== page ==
Looking back on the future: the further development of corporate governance in Curaçao

A seminar on Checks and Balances in Corporate Governance on Curacao, was held on Thursday February 21st, 2013. More than 125 interested managing directors, supervisory directors, lawyers, accountants and other participants were in attendance.

The seminar was organized by the Board of financial supervision (College financieel toezicht – Cft), the Foundation Bureau for Supervision and Standardization Government Entities (Stichting Bureau Toezicht en Normering Overheidsentiteiten – SBTNO) and the Dutch Caribbean Accountants Association (DCAA). I had the honor to speak on the present and future of the Corporate Governance Code of Curacao.

I have addressed several issues. Here follow a few quotes (click here for the full text of my speech / click here for the text in Dutch):

As far as I am concerned the government should make a clear choice: either activities are carried out in the form of a public service and under the direct responsibility of a minister (and then everybody is a civil servant) or activities are carried out in the form of a company (NV or BV), but then they must be kept as much as possible outside the political sphere of influence. The current situation has a hybrid nature: the company form was indeed chosen but with the retention of as much political influence as possible. This situation is unhealthy and sometimes leads to considerable tension.

When the role of the Supervisory Directors is taken into consideration one cannot get away from the impression that some (former) Supervisory Directors stretched the supervisory duties imposed on them by law and by the articles of association quite a lot. Not seldom do they appear to sit in the Director’s chair or they consider the Director as someone who is supposed to follow blindly the instructions of the Supervisory Board or even of individual Supervisory Directors. Some Supervisory Directors in a manner of speaking spend more time in the company office than the Director himself or they drop in on a Director many times a day to discuss business. Those types of situations are unhealthy. It also impairs the autonomous performance of the Management Board.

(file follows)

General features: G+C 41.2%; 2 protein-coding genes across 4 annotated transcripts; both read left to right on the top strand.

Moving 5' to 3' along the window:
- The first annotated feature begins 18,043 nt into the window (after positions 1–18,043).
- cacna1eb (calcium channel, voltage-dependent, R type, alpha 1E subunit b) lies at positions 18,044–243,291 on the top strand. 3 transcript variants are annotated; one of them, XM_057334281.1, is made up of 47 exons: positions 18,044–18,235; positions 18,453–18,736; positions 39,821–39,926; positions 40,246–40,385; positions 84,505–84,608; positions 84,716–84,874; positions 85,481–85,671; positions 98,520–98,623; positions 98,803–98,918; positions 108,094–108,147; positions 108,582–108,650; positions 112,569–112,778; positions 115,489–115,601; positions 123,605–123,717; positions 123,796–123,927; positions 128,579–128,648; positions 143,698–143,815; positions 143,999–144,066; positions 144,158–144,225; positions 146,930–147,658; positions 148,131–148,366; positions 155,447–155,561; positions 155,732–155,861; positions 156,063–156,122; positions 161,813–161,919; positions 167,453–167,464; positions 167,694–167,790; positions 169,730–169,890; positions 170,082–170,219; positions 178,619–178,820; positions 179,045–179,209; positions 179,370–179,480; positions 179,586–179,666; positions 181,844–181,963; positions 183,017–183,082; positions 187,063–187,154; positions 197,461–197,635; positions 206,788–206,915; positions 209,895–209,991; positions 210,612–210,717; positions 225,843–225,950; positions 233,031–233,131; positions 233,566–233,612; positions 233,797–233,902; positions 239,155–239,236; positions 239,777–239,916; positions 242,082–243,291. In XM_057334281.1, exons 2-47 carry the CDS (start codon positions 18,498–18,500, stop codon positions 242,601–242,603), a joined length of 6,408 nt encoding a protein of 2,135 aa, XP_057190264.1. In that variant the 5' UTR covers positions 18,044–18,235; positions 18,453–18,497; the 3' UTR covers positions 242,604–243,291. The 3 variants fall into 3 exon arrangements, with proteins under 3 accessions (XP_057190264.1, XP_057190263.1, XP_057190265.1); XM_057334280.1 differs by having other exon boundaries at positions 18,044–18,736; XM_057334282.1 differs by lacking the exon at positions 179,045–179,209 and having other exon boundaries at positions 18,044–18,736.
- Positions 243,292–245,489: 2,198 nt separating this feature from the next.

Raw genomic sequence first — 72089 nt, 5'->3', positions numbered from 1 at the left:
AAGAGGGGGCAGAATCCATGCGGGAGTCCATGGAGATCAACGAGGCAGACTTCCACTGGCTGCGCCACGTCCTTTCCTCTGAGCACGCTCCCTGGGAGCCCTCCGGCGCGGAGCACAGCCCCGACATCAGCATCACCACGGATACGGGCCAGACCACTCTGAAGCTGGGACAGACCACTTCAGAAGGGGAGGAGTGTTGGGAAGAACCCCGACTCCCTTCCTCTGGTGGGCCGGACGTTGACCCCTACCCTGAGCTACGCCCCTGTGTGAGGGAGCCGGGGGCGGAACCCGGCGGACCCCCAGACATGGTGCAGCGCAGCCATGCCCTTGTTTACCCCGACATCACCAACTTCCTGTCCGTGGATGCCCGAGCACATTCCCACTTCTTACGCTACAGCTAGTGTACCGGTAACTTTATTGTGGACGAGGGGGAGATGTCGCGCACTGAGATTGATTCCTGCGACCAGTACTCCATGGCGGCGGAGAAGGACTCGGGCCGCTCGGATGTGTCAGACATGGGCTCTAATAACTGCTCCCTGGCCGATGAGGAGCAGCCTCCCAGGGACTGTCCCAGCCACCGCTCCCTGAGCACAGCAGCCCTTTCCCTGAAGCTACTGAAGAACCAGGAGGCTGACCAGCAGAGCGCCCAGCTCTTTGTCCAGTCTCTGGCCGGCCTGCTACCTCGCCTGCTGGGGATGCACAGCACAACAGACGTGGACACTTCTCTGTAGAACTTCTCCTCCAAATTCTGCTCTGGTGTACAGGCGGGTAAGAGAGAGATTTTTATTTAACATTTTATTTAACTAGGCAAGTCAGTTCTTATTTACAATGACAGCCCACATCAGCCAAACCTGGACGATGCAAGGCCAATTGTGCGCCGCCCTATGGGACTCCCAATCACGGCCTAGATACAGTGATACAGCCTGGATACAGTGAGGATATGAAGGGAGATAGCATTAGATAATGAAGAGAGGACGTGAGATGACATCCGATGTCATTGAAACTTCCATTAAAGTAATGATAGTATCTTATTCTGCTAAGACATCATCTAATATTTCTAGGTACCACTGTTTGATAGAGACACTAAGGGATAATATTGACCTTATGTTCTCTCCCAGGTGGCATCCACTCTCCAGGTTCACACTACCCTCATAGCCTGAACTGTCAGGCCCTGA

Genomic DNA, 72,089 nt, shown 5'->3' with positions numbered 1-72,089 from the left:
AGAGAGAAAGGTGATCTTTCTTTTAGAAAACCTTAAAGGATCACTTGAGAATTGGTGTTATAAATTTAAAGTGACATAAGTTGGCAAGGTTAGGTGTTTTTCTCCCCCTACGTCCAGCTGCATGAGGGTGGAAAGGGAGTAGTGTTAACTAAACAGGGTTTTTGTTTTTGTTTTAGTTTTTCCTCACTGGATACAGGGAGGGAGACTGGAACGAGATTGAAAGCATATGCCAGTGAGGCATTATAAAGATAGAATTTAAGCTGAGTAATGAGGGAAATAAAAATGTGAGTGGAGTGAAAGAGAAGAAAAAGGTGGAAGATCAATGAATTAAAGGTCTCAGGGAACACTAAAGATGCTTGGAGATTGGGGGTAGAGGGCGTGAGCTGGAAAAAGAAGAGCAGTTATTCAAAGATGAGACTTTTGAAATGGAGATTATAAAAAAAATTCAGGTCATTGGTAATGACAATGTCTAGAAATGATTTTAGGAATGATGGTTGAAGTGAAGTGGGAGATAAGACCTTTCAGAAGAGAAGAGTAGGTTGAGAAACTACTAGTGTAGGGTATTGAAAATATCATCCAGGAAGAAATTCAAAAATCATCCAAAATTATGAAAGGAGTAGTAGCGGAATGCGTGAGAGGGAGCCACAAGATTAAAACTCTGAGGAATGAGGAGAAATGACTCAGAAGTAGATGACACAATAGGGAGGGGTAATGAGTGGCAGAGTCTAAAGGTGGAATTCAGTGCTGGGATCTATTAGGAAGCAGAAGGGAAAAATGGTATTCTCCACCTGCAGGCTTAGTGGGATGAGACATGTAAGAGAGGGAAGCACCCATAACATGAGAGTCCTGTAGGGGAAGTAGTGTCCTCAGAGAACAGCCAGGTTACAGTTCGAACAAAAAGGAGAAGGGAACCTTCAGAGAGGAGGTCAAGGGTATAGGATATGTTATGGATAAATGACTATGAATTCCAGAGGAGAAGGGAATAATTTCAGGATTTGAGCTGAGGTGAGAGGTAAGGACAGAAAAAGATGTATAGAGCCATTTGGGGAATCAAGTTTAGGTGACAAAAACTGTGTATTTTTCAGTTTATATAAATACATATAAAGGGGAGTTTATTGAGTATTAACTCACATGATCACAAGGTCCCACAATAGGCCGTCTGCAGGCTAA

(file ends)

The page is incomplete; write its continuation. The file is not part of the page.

On top of that, there are some supervisory Directors who inform the political party, which put them forward as a candidate, about their activities. This does not sit well with corporate governance and is in contravention of the duty of secrecy they have where confidential information is involved. There was even a politician who stated openly that he gave ‘his’ Supervisory Directors specific instructions about what they had to do or not to do. Such practices should be stopped.


Moreover, in my opinion the autonomy of the Management Board of a state-owned company should again become a core issue. The Management Board manages the company, not the shareholder and not the Supervisory Board. Shareholders and Supervisory Board should refrain from giving specific instructions to the Management Board. And then as an illustration I am talking about instructions for instance aimed at buying or selling a certain building, appointing or dismissing personnel, hiring advisors and breaking existing contracts. It is recommended that the Corporate Governance Code be tightened up on this point. I know that Book 2 of the Civil Code allows the incorporation of a wide power of instruction in the articles of association but the rules and principles of corporate governance are opposed to this and there should be no misunderstanding about this.

The shareholder has on the one hand (i) supervisory duties in connection with the Management Board rendering account in the meeting of shareholders (therefore afterwards), and has on the other hand (ii) the power to determine the main lines of the policy to be conducted (intended for the future). It should normally remain this way. Within those ranges the Management Board is free to act.

The Supervisory Board (i) also supervises, albeit more frequently and in more detail than the shareholder, (ii) is entitled to advise the Management Board, and (iii) its approval may be required for passing certain resolutions. The list of subjects which are subject to the approval of the Supervisory Board must be as restricted as possible while it should relate to essentials. Usually it should not be the case that engaging or dismissing an employee, or bringing lawsuits are by definition subject to the approval of the Supervisory Board.


If it would be up to me a fundamental discussion would be held about the relationship of the various bodies of a state-owned company and the outcome of this should also be incorporated into the National Ordinance and the Corporate Governance Code. I already proposed the idea to have the independence of the Supervisory Board provided for in Book 2 of the Civil Code, and therefore also the annual accounts system of the large NV, mandatory for all state-owned companies. As far as I am concerned this should also be included in the discussion. Finally, I think that it is good to give some thought to the question of whether the circle of those persons who can submit an application for inquiry proceedings should be made wider. For instance what are the objections against giving SBTNO that right? Etienne Ys expressed this recently in similar terms and indicated that this right can already be included in the articles of association of state-owned companies (Section 2:272 subsection 2 under c of the Civil Code).


Karel Frielink
Attorney (Lawyer) / Partner

(28 February 2013)


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